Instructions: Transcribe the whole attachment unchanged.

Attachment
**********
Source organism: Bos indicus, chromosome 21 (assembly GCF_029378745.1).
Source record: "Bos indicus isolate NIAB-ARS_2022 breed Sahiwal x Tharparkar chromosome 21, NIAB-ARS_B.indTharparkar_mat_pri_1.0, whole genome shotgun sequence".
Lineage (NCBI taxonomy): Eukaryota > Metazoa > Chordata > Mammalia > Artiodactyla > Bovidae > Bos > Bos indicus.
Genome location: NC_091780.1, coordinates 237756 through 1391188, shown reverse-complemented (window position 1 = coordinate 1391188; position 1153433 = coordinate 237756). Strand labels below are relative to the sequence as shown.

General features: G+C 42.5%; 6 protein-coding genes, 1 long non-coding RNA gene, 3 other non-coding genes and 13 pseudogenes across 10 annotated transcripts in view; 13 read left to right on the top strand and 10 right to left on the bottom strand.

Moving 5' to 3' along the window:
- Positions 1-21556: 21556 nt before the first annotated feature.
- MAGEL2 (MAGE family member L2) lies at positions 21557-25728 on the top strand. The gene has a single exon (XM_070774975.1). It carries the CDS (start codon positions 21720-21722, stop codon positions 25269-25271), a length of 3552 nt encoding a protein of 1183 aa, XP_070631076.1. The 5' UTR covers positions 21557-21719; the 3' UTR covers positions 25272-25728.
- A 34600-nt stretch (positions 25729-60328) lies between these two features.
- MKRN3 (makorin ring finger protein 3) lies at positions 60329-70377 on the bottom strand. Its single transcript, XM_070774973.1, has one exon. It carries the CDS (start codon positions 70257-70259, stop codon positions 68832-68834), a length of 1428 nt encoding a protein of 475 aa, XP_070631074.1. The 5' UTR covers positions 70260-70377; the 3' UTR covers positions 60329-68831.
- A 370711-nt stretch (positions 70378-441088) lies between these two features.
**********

Source organism: Bos indicus, chromosome 21 (assembly GCF_029378745.1).
Source record: "Bos indicus isolate NIAB-ARS_2022 breed Sahiwal x Tharparkar chromosome 21, NIAB-ARS_B.indTharparkar_mat_pri_1.0, whole genome shotgun sequence".
Lineage (NCBI taxonomy): Eukaryota > Metazoa > Chordata > Mammalia > Artiodactyla > Bovidae > Bos > Bos indicus.
Genome location: NC_091780.1, coordinates 237756 through 1391188, shown reverse-complemented (window position 1 = coordinate 1391188; position 1153433 = coordinate 237756). Strand labels below are relative to the sequence as shown.

General features: G+C 42.5%; 6 protein-coding genes, 1 long non-coding RNA gene, 3 other non-coding genes and 13 pseudogenes across 10 annotated transcripts in view; 13 read left to right on the top strand and 10 right to left on the bottom strand.

Moving 5' to 3' along the window:
- Positions 1-21556: 21556 nt before the first annotated feature.
- MAGEL2 (MAGE family member L2) lies at positions 21557-25728 on the top strand. The gene has a single exon (XM_070774975.1). It carries the CDS (start codon positions 21720-21722, stop codon positions 25269-25271), a length of 3552 nt encoding a protein of 1183 aa, XP_070631076.1. The 5' UTR covers positions 21557-21719; the 3' UTR covers positions 25272-25728.
- A 34600-nt stretch (positions 25729-60328) lies between these two features.
- MKRN3 (makorin ring finger protein 3) lies at positions 60329-70377 on the bottom strand. Its single transcript, XM_070774973.1, has one exon. It carries the CDS (start codon positions 70257-70259, stop codon positions 68832-68834), a length of 1428 nt encoding a protein of 475 aa, XP_070631074.1. The 5' UTR covers positions 70260-70377; the 3' UTR covers positions 60329-68831.
- A 370711-nt stretch (positions 70378-441088) lies between these two features.